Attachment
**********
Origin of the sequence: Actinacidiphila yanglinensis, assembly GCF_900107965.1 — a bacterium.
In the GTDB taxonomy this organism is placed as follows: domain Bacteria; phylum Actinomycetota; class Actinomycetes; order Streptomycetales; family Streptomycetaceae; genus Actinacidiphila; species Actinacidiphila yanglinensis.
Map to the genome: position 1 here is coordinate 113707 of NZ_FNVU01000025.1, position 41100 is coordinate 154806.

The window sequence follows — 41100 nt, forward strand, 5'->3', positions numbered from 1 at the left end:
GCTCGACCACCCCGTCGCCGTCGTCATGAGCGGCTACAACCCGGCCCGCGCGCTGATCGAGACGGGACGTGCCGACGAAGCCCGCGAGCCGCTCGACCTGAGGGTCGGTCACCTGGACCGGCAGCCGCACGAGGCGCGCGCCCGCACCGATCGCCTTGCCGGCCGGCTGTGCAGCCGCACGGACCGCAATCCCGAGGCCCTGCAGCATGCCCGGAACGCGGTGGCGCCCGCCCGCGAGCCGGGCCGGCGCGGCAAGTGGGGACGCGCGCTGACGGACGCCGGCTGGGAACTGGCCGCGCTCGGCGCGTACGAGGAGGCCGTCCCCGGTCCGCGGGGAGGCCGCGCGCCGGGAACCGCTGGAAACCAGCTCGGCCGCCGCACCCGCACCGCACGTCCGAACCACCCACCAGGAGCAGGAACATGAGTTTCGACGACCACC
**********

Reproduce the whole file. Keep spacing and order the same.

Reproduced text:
Origin of the sequence: Actinacidiphila yanglinensis, assembly GCF_900107965.1 — a bacterium.
In the GTDB taxonomy this organism is placed as follows: domain Bacteria; phylum Actinomycetota; class Actinomycetes; order Streptomycetales; family Streptomycetaceae; genus Actinacidiphila; species Actinacidiphila yanglinensis.
Map to the genome: position 1 here is coordinate 113707 of NZ_FNVU01000025.1, position 41100 is coordinate 154806.

The window sequence follows — 41100 nt, forward strand, 5'->3', positions numbered from 1 at the left end:
GCTCGACCACCCCGTCGCCGTCGTCATGAGCGGCTACAACCCGGCCCGCGCGCTGATCGAGACGGGACGTGCCGACGAAGCCCGCGAGCCGCTCGACCTGAGGGTCGGTCACCTGGACCGGCAGCCGCACGAGGCGCGCGCCCGCACCGATCGCCTTGCCGGCCGGCTGTGCAGCCGCACGGACCGCAATCCCGAGGCCCTGCAGCATGCCCGGAACGCGGTGGCGCCCGCCCGCGAGCCGGGCCGGCGCGGCAAGTGGGGACGCGCGCTGACGGACGCCGGCTGGGAACTGGCCGCGCTCGGCGCGTACGAGGAGGCCGTCCCCGGTCCGCGGGGAGGCCGCGCGCCGGGAACCGCTGGAAACCAGCTCGGCCGCCGCACCCGCACCGCACGTCCGAACCACCCACCAGGAGCAGGAACATGAGTTTCGACGACCACC